…or at least only use them only for getting around (i.e. maps) or co-ordinating meetings with your friends. We get more than enough screen time the rest of the week.

Being constantly connected to news and email gives us an unhealthy hyper-awareness of time, which is exactly what we’re taking a break from on a Proper Day Off. We often use the clock evaluate “how we’re doing” on a given day. On a Proper Day Off, only check the clock when necessary for utilitarian purposes. And remember: whatever time it is, it’s okay.

Don’t be too much of a luddite though. You don’t need to make it into anti-technology day. But if passive electronic entertainment (i.e. Movies or TV) is going to be a part of it, make it the last thing you do, and if you can, do it with someone else.

6) Enjoy the fruits of civilization

We become so cynical about the ills of civilization that we take its virtues for granted. For all our complaints, the truth is we live surrounded by wonderful amenities and cultural institutions, many of which exist solely for human enjoyment and well-being. A Proper Day Off is a perfect time to make use of your community’s parks, museums, galleries, markets, public spaces, performance venues and heritage buildings.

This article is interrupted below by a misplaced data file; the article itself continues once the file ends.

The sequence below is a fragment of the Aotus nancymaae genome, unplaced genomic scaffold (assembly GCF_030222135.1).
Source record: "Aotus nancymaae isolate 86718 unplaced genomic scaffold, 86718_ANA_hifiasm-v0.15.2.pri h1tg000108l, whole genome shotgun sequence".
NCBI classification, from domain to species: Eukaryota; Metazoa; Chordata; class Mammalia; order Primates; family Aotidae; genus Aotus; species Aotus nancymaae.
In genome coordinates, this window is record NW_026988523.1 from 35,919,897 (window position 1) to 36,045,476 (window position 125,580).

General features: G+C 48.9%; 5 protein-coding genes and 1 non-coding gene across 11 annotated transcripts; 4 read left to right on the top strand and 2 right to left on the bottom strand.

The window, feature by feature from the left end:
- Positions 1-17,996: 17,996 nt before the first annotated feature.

Consult a local events calendar to see what’s happening. If you live in a city of any size, you might be surprised at how much is going on every day — free music, art exhibitions, book and poetry readings, gatherings, meetups, contests and tastings.

We work so that we can improve the settings in which we live our lives, both the public and private kind. So let’s not forget to enjoy these settings while we have them, and put the working part aside entirely while we do.

***

Photo by Joe del Tufo
sally March 22, 2015 at 11:48 pm

Hi David,
Thank you for this, I think you’re right that a Proper Day Off is a rare thing for many of us.

Last year I made a commitment that every weekend I would do at least One Fun Thing. I had been wasting too many weekends with routine housework, study and child transport. Adding at least One Fun Thing each weekend has been great for the quality of my weekends and helps me make sure they don’t slip by without fun.

I’m not sure I’m in a position to have a Proper Day Off every week, but I really should be able to manage one monthly. Easter is coming up and I have at least two Proper Days Off available then, when I will bear your advice in mind :)

David Cain March 23, 2015 at 8:39 am